March 2015 - Voles

vole wildlife control


Trivia Question: True or False? Voles hibernate in the winter, reemerging in early spring.


Correct Trivia Answer: 

FALSE – They do NOT hibernate and actively tunnel under the snow, creating highways you’ll discover when the snow melts in the spring.




Voles, also called meadow mice or field mice. They’re compact rodents with stocky bodies, short legs, and short tails. Their eyes are small and their ears partially hidden. They usually are brown or gray, though many color variations exist. There are 23 vole species in the United States.

Voles eat a wide variety of plants, most frequently grasses. In late summer and fall, they store seeds, tubers, bulbs, and rhizomes. They eat bark at times, primarily in fall and winter, and will eat crops, especially when their populations are high. Occasional food items include snails, insects, and animal remains.

Vole tunneling damage to yardVoles are active day and night, year-round. They do not hibernate. Home range is usually 1/4 acre or less but varies with season, population density, habitat, food supply, and other factors. Voles construct many tunnels and surface runways with numerous burrow entrances. A single burrow system may contain several adults and young.

Voles may breed throughout the year, but most commonly in spring and summer. In the field, they have 1 to 5 litters per year. Litter sizes range from 1 to 11, but usually average 3 to 6. Life spans are short, probably ranging from 2 to 16 months.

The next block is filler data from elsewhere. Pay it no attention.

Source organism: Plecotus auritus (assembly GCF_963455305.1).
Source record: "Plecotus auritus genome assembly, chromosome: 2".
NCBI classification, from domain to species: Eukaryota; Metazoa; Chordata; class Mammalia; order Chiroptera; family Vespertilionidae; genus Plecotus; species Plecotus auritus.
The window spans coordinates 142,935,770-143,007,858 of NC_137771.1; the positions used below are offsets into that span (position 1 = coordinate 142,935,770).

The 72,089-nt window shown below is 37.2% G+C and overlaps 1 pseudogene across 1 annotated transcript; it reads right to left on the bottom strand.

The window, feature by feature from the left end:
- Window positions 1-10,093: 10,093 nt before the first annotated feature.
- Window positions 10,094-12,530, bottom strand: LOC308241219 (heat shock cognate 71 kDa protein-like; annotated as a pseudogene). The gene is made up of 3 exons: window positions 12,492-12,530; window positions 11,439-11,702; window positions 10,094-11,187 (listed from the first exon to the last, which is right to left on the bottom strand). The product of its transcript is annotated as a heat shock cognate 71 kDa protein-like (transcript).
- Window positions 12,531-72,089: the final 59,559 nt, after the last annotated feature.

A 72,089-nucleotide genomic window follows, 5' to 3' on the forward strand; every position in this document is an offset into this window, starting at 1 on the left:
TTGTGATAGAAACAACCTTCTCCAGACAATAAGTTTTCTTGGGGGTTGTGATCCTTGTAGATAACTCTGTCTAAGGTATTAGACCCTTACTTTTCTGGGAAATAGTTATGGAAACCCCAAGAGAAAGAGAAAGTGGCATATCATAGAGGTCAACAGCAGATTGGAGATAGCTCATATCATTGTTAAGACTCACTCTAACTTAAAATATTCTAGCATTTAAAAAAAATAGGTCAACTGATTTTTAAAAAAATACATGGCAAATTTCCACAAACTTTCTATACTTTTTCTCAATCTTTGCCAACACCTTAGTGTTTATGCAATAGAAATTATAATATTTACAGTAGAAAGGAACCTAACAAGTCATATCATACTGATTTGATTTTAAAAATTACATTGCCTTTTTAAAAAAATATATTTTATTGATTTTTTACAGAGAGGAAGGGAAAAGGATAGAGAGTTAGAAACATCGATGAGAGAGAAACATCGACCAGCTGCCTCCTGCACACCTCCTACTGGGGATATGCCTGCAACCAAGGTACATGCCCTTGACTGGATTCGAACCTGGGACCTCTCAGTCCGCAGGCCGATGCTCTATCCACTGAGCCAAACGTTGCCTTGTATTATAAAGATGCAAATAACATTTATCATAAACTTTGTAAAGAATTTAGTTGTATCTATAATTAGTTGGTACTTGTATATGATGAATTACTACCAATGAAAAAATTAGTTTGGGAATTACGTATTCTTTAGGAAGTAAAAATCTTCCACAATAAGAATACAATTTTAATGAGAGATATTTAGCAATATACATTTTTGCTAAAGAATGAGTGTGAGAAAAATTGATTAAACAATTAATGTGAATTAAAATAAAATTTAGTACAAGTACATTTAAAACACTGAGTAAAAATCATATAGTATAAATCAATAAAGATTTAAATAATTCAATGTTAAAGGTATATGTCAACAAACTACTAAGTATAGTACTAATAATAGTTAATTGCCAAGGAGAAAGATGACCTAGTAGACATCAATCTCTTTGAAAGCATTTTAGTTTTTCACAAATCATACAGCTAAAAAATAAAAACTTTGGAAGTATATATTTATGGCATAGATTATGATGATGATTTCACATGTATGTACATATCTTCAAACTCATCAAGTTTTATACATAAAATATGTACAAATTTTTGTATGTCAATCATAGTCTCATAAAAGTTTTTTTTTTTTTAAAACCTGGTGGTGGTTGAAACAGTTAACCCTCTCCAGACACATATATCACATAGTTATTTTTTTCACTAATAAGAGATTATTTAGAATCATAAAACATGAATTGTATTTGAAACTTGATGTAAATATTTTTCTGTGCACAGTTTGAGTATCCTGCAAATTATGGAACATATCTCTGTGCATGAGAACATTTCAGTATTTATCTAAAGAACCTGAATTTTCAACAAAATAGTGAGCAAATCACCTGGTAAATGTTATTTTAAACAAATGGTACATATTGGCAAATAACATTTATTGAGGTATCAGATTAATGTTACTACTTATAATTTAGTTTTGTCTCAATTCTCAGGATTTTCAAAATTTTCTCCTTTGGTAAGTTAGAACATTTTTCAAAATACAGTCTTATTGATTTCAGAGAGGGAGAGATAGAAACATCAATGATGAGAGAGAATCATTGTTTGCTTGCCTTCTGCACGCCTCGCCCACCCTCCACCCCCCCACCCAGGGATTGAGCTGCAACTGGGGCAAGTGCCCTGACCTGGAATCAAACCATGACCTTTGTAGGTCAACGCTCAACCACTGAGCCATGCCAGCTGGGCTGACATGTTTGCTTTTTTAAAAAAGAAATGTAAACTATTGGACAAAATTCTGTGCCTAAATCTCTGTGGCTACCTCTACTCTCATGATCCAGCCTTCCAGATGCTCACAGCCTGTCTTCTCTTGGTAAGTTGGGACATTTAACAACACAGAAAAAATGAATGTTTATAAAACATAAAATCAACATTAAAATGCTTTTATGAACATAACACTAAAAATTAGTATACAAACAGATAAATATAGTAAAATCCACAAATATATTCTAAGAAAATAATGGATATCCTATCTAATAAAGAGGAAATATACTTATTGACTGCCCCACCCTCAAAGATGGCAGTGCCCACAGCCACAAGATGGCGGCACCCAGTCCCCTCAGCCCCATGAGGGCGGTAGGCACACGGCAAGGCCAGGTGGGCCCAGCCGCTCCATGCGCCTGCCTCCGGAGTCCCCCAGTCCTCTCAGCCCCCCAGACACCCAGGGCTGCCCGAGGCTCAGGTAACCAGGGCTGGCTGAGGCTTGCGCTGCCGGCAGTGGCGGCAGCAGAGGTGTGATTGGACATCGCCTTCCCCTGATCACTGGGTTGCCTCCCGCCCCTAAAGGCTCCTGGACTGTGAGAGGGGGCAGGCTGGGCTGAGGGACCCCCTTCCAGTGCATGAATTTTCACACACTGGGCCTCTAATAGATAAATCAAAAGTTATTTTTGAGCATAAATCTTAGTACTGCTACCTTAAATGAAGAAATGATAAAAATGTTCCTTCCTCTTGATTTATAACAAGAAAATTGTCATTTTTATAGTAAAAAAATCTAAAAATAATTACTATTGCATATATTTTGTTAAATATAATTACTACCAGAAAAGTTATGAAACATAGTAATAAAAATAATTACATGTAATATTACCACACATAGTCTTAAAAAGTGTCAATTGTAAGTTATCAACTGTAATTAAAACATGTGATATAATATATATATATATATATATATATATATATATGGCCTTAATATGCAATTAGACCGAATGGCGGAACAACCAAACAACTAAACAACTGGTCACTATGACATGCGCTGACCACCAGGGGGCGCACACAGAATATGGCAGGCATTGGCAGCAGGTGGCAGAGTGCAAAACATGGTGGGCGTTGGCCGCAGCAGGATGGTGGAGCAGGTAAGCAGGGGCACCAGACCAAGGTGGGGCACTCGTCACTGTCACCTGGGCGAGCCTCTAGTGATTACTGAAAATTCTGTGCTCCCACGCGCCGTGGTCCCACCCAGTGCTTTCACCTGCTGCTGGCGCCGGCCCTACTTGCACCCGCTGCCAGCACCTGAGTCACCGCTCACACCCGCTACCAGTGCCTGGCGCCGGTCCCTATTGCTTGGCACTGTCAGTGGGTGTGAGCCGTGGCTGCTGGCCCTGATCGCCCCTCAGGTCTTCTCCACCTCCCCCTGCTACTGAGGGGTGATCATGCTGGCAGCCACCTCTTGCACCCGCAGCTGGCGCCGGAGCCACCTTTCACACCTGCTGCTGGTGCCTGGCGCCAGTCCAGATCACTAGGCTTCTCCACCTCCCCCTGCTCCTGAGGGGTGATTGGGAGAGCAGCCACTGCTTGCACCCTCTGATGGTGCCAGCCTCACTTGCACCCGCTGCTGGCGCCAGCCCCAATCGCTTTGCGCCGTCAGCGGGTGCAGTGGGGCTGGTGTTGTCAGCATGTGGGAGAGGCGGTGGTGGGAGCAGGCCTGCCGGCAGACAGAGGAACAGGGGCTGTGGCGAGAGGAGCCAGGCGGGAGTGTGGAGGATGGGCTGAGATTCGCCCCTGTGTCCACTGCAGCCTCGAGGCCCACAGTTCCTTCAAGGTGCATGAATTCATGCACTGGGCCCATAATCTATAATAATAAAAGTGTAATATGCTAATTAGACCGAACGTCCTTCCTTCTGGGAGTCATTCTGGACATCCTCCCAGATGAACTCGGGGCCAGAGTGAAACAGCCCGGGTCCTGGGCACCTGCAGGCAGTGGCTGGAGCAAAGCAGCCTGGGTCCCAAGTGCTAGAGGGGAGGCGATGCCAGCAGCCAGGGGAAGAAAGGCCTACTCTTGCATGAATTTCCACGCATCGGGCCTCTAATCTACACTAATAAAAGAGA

Voles are prey for many predators (for example, coyotes, snakes, hawks, owls, and weasels); however, predators do not normally control vole populations.

Voles can ruin lawns, golf courses, and ground covers by creating extensive surface runway systems, with numerous burrow openings. Runways are 1 to 2 inches in width. Vegetation near well-traveled runways may be clipped close to the ground. Feces and small pieces of vegetation are found in the runways.

If you need help with voles around your home, or if you’d like to take preventative measures to keep them away, use our office finder to contact your local Critter Control office - or call 1-800-CRITTER (274-8837).

To learn more about a variety of critters visit our new "Animal Facts" resource.

Specific diseases transmitted by wildlife can also be researched from our website.

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Photo credit – Purdue University

Credits: Prevention and Control of Wildlife Damage, University of Nebraska